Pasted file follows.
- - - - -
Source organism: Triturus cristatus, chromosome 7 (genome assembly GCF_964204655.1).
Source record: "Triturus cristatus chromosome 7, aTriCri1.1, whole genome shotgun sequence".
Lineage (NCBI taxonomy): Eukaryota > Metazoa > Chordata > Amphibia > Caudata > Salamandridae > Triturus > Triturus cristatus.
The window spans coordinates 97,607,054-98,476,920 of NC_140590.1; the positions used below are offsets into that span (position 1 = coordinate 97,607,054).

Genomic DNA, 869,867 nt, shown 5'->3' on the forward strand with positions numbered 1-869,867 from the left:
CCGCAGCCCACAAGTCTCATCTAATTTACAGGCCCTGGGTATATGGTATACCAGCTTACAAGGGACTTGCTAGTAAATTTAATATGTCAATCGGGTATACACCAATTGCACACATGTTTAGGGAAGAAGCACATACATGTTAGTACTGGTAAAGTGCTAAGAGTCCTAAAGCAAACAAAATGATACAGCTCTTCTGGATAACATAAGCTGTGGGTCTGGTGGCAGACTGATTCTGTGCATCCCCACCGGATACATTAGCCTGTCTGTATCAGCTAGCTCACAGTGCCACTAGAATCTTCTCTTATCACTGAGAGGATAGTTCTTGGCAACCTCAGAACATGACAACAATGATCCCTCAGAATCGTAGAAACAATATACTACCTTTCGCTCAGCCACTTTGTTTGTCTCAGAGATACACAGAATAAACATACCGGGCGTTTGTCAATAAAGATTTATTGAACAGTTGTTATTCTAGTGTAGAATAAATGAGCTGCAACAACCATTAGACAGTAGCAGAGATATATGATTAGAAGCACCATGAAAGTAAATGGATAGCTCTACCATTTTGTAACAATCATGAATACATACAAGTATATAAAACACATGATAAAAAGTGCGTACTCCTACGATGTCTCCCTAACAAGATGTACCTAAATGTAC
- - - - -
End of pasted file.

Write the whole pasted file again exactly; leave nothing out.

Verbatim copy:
Source organism: Triturus cristatus, chromosome 7 (genome assembly GCF_964204655.1).
Source record: "Triturus cristatus chromosome 7, aTriCri1.1, whole genome shotgun sequence".
Lineage (NCBI taxonomy): Eukaryota > Metazoa > Chordata > Amphibia > Caudata > Salamandridae > Triturus > Triturus cristatus.
The window spans coordinates 97,607,054-98,476,920 of NC_140590.1; the positions used below are offsets into that span (position 1 = coordinate 97,607,054).

Genomic DNA, 869,867 nt, shown 5'->3' on the forward strand with positions numbered 1-869,867 from the left:
CCGCAGCCCACAAGTCTCATCTAATTTACAGGCCCTGGGTATATGGTATACCAGCTTACAAGGGACTTGCTAGTAAATTTAATATGTCAATCGGGTATACACCAATTGCACACATGTTTAGGGAAGAAGCACATACATGTTAGTACTGGTAAAGTGCTAAGAGTCCTAAAGCAAACAAAATGATACAGCTCTTCTGGATAACATAAGCTGTGGGTCTGGTGGCAGACTGATTCTGTGCATCCCCACCGGATACATTAGCCTGTCTGTATCAGCTAGCTCACAGTGCCACTAGAATCTTCTCTTATCACTGAGAGGATAGTTCTTGGCAACCTCAGAACATGACAACAATGATCCCTCAGAATCGTAGAAACAATATACTACCTTTCGCTCAGCCACTTTGTTTGTCTCAGAGATACACAGAATAAACATACCGGGCGTTTGTCAATAAAGATTTATTGAACAGTTGTTATTCTAGTGTAGAATAAATGAGCTGCAACAACCATTAGACAGTAGCAGAGATATATGATTAGAAGCACCATGAAAGTAAATGGATAGCTCTACCATTTTGTAACAATCATGAATACATACAAGTATATAAAACACATGATAAAAAGTGCGTACTCCTACGATGTCTCCCTAACAAGATGTACCTAAATGTAC